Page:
— Lisa Cowley, Clinical Psychologist in Saint Paul, MN
 

I enjoy working with clients experiencing psychosis by helping them become in touch with their authentic selves and guiding them with helpful tools that they use every day to live a healthier and more fulfilling lifestyle.

— Cristhy Trejo, Counselor in Campbell, CA

I am trained and certified in both the SCID (Structured Clinical Interview for DSM Disorders) and the SIPS (Structured Interview for Prodromal Syndromes) which help to clarify a diagnosis as well as to assess for psychic features that may be indicative of a psychotic disorder. The SCID can help to clarify a diagnosis while the SIPS will help us to hone in on what we call prodomal symptoms. One or both of these may be used in detecting fitness for this treatment.

— Kelly Pickering, Licensed Professional Counselor in bountiful, UT
 

My training in psychosis began in graduate school and extended through my postdoctoral training where I completed a one year program specializing in the treatment of clients experiencing psychotic disorders. Importantly, my training and philosophy emphasizes a recover-oriented model. This means that you will be supported in establishing and achieving goals in your life despite experiencing difficult and distressing symptoms.

— KELLY ANDERSON, Psychologist in SAN DIEGO, CA

I am trained and certified in both the SCID (Structured Clinical Interview for DSM Disorders) and the SIPS (Structured Interview for Prodromal Syndromes) which help to clarify a diagnosis as well as to assess for psychic features that may be indicative of a psychotic disorder. The SCID can help to clarify a diagnosis while the SIPS will help us to hone in on what we call prodomal symptoms. One or both of these may be used in detecting fitness for this treatment.

— Kelly Pickering, Licensed Professional Counselor in bountiful, UT
 

Experiences often labeled as psychosis or schizophrenia might include distressing voice hearing, disturbing visual imagery, unpleasant tactile experiences, withdrawal from relationships or activities you normally enjoy, difficulty thinking, and unusual beliefs that scare you. People who hear voices have a variety of experiences including hearing comforting or helpful voices. My goal is to assist you to find relief from distress, not to pathologize you or change things that work for you.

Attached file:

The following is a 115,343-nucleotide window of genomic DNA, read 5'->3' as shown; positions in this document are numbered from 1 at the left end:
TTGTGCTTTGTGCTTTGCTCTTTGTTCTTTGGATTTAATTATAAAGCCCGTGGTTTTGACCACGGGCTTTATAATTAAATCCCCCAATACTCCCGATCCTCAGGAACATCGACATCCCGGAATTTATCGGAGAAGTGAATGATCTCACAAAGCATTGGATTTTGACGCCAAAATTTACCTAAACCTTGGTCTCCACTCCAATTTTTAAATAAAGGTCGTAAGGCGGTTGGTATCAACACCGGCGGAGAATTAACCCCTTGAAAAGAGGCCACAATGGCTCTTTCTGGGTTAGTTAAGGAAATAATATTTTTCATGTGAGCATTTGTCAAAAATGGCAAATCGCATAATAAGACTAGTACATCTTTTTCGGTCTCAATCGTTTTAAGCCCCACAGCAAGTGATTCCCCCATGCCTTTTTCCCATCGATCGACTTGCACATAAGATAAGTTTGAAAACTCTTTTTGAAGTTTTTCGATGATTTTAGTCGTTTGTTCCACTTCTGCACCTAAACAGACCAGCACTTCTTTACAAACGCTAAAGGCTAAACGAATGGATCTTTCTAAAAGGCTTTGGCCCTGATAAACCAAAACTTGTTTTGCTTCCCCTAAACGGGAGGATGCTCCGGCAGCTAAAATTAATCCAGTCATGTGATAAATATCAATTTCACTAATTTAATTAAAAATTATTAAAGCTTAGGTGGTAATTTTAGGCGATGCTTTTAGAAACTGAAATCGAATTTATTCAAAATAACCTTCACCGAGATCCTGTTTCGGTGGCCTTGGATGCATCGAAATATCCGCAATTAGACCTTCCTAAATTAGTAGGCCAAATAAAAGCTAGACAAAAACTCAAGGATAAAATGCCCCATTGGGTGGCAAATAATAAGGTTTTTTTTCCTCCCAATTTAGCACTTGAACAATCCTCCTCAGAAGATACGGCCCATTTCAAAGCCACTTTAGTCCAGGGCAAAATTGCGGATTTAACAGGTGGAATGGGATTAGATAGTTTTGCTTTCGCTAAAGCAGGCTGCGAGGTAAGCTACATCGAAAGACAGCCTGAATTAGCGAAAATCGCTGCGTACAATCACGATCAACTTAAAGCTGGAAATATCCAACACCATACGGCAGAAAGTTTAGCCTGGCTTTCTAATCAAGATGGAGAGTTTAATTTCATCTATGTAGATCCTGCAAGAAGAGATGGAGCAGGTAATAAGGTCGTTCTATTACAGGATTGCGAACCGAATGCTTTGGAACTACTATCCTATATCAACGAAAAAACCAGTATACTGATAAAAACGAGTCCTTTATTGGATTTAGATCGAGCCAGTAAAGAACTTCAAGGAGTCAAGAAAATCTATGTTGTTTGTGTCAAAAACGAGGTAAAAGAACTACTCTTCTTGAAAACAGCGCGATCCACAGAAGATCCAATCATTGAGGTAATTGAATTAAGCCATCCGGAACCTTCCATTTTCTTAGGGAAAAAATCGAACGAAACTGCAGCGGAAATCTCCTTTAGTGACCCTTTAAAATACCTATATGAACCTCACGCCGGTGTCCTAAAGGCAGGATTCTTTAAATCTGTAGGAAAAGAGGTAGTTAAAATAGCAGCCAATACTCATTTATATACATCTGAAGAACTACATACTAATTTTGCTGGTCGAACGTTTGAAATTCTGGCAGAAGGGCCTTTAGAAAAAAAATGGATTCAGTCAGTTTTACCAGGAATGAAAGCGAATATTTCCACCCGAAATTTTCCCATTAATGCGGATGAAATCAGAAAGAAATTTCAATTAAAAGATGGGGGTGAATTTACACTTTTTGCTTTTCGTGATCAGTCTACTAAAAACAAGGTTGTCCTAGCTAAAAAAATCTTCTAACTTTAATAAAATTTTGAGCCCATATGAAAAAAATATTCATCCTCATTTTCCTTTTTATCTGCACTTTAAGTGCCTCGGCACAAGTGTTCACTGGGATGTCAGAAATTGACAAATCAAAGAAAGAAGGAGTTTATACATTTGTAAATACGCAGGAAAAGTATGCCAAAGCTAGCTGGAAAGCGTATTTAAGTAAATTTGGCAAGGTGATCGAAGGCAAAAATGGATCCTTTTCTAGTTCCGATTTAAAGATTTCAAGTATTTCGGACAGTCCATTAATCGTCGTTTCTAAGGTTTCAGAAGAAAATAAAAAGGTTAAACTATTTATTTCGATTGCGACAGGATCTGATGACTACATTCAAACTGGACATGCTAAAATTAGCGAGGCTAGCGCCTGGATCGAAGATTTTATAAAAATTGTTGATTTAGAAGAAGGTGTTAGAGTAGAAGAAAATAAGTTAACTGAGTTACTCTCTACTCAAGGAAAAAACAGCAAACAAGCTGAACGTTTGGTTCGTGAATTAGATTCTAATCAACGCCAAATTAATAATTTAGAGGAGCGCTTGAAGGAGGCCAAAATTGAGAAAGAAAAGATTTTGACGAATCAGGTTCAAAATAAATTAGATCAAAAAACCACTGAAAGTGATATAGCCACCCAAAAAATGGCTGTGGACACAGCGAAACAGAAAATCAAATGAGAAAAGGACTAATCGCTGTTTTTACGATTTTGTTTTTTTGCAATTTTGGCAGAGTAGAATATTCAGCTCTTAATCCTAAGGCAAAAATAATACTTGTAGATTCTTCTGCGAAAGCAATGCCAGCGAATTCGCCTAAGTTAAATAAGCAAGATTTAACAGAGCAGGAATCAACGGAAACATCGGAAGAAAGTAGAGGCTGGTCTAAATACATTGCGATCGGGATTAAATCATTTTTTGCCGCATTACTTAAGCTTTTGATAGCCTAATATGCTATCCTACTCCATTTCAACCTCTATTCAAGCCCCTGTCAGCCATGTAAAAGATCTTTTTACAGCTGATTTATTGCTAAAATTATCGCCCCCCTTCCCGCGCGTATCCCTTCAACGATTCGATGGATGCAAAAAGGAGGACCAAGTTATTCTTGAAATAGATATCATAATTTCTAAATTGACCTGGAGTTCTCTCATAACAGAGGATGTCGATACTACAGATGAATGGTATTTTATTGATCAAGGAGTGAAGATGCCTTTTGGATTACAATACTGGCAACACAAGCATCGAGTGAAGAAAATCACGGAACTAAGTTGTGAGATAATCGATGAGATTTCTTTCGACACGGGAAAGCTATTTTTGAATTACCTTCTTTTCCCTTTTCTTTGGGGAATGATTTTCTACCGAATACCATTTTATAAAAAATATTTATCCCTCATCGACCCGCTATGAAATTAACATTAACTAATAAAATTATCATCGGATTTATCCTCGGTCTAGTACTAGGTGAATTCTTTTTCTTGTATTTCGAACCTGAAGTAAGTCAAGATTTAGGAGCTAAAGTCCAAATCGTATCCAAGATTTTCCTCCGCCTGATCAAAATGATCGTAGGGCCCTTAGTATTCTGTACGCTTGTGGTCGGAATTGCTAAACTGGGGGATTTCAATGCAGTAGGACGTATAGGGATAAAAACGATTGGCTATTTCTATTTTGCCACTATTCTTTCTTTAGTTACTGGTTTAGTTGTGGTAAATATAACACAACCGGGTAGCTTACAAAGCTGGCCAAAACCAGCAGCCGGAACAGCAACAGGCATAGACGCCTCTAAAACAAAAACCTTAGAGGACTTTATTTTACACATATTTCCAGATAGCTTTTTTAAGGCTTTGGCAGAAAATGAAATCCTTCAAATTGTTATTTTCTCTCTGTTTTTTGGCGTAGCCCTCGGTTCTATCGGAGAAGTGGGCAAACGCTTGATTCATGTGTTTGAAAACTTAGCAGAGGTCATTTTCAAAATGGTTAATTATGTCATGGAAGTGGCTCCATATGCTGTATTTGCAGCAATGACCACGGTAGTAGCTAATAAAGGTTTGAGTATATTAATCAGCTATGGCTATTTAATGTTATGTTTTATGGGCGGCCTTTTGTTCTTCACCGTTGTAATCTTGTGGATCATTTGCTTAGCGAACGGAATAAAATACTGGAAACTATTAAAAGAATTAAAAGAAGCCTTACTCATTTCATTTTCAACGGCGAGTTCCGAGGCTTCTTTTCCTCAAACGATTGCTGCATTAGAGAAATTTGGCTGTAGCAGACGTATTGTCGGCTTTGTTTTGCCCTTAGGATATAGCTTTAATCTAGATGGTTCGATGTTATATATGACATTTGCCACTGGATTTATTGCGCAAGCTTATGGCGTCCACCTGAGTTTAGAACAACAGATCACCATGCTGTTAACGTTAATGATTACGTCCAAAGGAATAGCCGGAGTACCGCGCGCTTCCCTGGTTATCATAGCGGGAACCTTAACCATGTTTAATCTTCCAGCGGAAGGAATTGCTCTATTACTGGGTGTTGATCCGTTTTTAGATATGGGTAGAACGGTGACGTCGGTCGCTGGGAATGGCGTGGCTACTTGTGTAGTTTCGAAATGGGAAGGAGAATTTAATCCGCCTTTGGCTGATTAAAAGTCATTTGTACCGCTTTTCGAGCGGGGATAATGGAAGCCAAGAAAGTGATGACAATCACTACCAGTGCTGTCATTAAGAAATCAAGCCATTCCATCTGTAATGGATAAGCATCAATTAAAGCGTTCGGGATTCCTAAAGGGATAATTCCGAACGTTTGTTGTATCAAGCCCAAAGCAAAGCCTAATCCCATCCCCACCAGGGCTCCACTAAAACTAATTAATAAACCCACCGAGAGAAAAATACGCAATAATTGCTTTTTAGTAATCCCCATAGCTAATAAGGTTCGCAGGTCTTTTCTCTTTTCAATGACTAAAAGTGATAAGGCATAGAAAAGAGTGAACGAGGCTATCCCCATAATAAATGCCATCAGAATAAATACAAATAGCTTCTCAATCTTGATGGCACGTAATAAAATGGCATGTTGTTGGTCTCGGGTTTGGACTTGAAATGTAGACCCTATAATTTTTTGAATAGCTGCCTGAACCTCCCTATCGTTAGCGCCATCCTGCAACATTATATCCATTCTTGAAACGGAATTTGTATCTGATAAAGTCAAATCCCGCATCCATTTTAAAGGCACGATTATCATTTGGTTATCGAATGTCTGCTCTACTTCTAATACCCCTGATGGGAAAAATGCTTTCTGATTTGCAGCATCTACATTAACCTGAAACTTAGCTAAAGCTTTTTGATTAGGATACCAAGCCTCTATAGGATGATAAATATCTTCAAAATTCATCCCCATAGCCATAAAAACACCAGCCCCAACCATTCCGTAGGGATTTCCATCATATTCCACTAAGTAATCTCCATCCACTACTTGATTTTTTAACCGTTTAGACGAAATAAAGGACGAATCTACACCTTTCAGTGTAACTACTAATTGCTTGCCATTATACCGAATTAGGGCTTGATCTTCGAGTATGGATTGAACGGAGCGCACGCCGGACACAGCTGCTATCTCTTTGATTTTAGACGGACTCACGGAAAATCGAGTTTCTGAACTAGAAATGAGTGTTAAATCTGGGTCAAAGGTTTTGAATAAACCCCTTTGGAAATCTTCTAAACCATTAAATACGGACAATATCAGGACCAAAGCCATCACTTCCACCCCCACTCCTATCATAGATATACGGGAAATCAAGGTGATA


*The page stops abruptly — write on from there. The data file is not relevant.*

— Colleen Donaldson, Licensed Professional Counselor in West Allis, WI

For the past 4 years, I worked with this population. I have experience working with these individuals by providing access to community services. This includes medication management and compliance. I received evidence based training around effective therapy for this population.

— Ray of Hope Child Therapy Services Inc, Licensed Marriage & Family Therapist in Burlingame, CA
 

I have been working with a variety of forms of psychosis as a clinician since 2003. I have served as an assistant program manager and a program manager for several agencies that serve individuals struggling with [psychotic disorders. I have also managed programs and specialized in working with young adults (18 to 25 years) who are at an age where they experience early symptoms of psychosis and need support in navigating what is occurring and if it will be a short term difficulty or lifelong.

— Catherine Keech, Licensed Marriage & Family Therapist in Oakland, CA

My training in psychosis began in graduate school and extended through my postdoctoral training where I completed a one year program specializing in the treatment of clients experiencing psychotic disorders. Importantly, my training and philosophy emphasizes a recover-oriented model. This means that you will be supported in establishing and achieving goals in your life despite experiencing difficult and distressing symptoms.

— KELLY ANDERSON, Psychologist in SAN DIEGO, CA
 

I have 5 years of experience diagnosing and treating schizophrenia symptoms. I have helped clients better communicate about their experience(s), identify needed supports, and gain clarity in regards to their life values and goals. Past clients have learned how to make plans to best manage their symptoms through coping skills and medication management (if needed).

— Bradley Raburn, Licensed Professional Clinical Counselor in Boise, ID